Hasegawa Kaitarō (Hayashi Fubō)
17 January 1900|
Sado island, Niigata prefecture, Japan
|Died||29 June 1935
Kamakura, Kanagawa Japan
|Resting place||Myohon-ji, Kamakura, Japan|
Kaitarō Hasegawa (長谷川海太郎 Hasegawa Kaitarō, 17 January 1900 - 29 June 1935) was a novelist in the early Shōwa period Japan. He wrote under three different pen names, each with a unique personality, and caused a sensation with the sheer brilliance of his fiction, non-fiction and translations.
Born on Sado island, Niigata prefecture, Hasegawa was the brother of novelist Shirō Hasegawa. His older brother was a painter, and his younger brother was a translator of Russian literature. His father was a newspaper journalist, and relocated to Hakodate in Hokkaidō, where Hasegawa was exposed at an early age to a cosmopolitan environment with many foreign influences. He was accepted at Meiji University in Tokyo, but in 1918 quit his studies and travlled to the United States on the Nippon Yusen steamer Katori Maru, and worked as a cook while studying at Oberlin College in Ohio. It is not certain whether or not he actually graduated, but in August 1920, he decided to leave school and experience life by wandering all over the United States sightseeing and taking notes on his experiences. In 1924, he returned to Japan by working his way on cargo vessels, via South America, Australia and Dalian in the Kwantung Leased Territory, from which he went overland via Korea back to Japan. He intended to return across the Pacific to complete an around-the-world journey, but was refused a visa due to increasingly restrictive immigration rules by the United States, and decided remain in Japan to try his luck as a writer.
Soon after his return to Japan in 1924, Hasegawa used the pen-name of Tani Jōji (谷譲次) and submitted stories to the literary magazines Shin-Shonen (New Youth) and Chūō Kōron (Central Review) starting in 1925. The same year, he married Kazuko Katori, who was an English translator. Lacking money, the couple lived in a rented room in a small temple in the Zaimokuza neighborhood of Kamakura, while Hasegawa worked as a lecturer at the nearby Kamakura Women's Upper School. However, his efforts as an author were successful, especially stories with a humorous twist, which grew into a popular series describing cosmopolitan life based on his experiences in the United States, called Meriken Jappu. The first volume in this series, Jappu shobai orai (A Jap Businessman's Guide) was published in 1927.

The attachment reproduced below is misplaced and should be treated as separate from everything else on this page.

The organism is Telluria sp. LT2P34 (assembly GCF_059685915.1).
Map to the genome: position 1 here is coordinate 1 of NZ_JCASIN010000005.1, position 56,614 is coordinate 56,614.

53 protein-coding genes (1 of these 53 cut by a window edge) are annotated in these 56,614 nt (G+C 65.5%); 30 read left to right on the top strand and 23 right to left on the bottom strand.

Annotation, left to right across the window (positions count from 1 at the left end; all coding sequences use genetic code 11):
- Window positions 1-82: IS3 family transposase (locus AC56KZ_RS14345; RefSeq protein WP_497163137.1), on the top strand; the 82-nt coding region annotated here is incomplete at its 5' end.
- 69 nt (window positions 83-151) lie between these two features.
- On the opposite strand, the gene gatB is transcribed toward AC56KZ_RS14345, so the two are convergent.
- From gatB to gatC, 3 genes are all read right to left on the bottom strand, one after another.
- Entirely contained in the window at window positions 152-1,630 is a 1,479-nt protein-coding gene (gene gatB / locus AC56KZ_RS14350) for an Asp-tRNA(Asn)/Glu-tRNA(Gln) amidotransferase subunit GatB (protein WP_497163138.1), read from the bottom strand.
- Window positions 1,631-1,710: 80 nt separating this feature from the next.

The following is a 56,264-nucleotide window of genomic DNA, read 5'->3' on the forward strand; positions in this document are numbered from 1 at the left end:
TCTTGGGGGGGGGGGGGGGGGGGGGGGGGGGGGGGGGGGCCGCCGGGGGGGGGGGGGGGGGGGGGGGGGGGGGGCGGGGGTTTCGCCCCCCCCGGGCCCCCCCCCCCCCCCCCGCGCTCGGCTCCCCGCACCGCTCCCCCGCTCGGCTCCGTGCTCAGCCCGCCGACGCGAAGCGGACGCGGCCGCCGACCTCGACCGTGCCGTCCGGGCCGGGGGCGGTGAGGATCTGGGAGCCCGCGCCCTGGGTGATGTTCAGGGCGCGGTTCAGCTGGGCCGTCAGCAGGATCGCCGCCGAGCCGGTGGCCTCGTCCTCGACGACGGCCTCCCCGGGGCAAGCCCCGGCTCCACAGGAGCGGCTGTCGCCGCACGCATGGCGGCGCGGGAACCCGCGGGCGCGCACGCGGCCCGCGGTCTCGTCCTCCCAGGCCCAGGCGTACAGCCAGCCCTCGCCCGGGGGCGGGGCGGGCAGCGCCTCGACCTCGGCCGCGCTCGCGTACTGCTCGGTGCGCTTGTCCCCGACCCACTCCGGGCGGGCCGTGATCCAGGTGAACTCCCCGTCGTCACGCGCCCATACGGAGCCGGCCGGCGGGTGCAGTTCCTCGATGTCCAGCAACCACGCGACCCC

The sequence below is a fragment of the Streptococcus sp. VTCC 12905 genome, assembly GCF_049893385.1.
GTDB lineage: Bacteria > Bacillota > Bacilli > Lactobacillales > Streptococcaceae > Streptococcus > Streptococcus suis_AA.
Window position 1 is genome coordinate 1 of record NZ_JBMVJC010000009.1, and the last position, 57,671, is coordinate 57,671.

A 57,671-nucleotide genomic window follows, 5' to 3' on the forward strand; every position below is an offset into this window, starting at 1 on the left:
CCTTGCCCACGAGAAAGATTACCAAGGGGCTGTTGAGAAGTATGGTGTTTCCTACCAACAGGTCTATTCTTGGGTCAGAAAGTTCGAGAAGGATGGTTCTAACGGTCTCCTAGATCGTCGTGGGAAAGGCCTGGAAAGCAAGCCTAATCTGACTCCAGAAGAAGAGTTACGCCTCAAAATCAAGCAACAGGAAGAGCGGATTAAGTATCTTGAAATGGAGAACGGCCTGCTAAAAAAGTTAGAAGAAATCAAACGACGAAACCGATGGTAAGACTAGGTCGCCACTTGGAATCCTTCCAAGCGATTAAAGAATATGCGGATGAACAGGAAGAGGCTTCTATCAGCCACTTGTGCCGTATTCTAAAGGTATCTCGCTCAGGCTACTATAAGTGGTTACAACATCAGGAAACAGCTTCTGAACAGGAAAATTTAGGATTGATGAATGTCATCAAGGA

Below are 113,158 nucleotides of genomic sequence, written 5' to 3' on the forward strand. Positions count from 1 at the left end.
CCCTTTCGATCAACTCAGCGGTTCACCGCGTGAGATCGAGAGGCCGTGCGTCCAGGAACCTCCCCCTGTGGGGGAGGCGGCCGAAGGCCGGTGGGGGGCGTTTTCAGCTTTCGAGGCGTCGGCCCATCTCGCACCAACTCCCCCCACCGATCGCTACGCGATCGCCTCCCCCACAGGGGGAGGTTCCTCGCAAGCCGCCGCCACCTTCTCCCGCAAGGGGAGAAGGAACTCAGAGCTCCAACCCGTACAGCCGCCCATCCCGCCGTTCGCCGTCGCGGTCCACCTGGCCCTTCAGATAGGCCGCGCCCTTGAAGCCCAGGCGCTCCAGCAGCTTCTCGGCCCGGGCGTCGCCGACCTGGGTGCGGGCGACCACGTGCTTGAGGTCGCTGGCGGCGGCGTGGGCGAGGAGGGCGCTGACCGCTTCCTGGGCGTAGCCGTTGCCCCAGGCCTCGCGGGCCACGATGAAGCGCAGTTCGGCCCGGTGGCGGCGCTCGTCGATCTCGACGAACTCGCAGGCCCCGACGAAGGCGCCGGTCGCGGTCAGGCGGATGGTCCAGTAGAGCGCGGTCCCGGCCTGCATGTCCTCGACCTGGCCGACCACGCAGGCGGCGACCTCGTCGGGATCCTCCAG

Hasegawa also wrote semi-historical novels under the pen-name Hayashi Fubō (林不忘), which were serialized in the Tokyo Nichi Nichi Shimbun and Osaka Mainichi Shinbun. In Shimpan Ooka Seidan (1927–1928), his main protagonist was Tange Sazen, a one-eyed, one-armed super-swordsman. The character was an immediate best-seller, and was quickly adapted for the cinema, with four studios competing simultaneously to issue screen versions of Hasegawa's stories beginning in 1928.
In 1928, Chūō Kōron sponsored a round-the-world trip for Hasegawa, together with his wife, lasting for one year, in exchange for essays and stories set in each port of call. The couple visited fourteen countries, and during this time, Hasegawa used the pen-name Maki Itsuma (牧逸馬), to write true-life mystery novels, and stories about sophisticated city life in Tokyo and other locations, which drew in a large female fan base. His wife also wrote articles about London and Paris during this trip, which were published in the women's literary magazine Fujin Kōron (Women's Review).
On his return to Japan, Hasegawa was offered the use of a suite at the Imperial Hotel, Tokyo, but from 1929 settled in Kamakura, where he remained until his death in 1935 of acute bronchial asthma. His grave is at the temple of Myohon-ji in Kamakura.
- Campbell, Alan. Japan: An Illustrated Encyclopedia . Kodansha (1993). ISBN 406205938X
- Standish, Isolde. New History of Japanese Cinema. Bloomsbury Academic (2006) ISBN 1441161546